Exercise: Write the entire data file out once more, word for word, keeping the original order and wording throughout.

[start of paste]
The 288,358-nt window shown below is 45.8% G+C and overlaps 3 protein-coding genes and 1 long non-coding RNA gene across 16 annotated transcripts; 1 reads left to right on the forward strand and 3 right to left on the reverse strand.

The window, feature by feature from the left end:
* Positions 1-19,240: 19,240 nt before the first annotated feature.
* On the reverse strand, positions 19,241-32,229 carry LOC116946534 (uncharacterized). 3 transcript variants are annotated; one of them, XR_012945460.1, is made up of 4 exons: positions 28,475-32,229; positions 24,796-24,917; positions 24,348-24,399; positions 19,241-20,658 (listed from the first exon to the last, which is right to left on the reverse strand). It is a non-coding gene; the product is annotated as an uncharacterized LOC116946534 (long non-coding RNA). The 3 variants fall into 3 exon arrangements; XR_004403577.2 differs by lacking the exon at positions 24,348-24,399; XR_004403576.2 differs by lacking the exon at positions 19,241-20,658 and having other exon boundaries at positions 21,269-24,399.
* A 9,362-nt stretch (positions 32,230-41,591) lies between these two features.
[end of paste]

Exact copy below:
The 288,358-nt window shown below is 45.8% G+C and overlaps 3 protein-coding genes and 1 long non-coding RNA gene across 16 annotated transcripts; 1 reads left to right on the forward strand and 3 right to left on the reverse strand.

The window, feature by feature from the left end:
* Positions 1-19,240: 19,240 nt before the first annotated feature.
* On the reverse strand, positions 19,241-32,229 carry LOC116946534 (uncharacterized). 3 transcript variants are annotated; one of them, XR_012945460.1, is made up of 4 exons: positions 28,475-32,229; positions 24,796-24,917; positions 24,348-24,399; positions 19,241-20,658 (listed from the first exon to the last, which is right to left on the reverse strand). It is a non-coding gene; the product is annotated as an uncharacterized LOC116946534 (long non-coding RNA). The 3 variants fall into 3 exon arrangements; XR_004403577.2 differs by lacking the exon at positions 24,348-24,399; XR_004403576.2 differs by lacking the exon at positions 19,241-20,658 and having other exon boundaries at positions 21,269-24,399.
* A 9,362-nt stretch (positions 32,230-41,591) lies between these two features.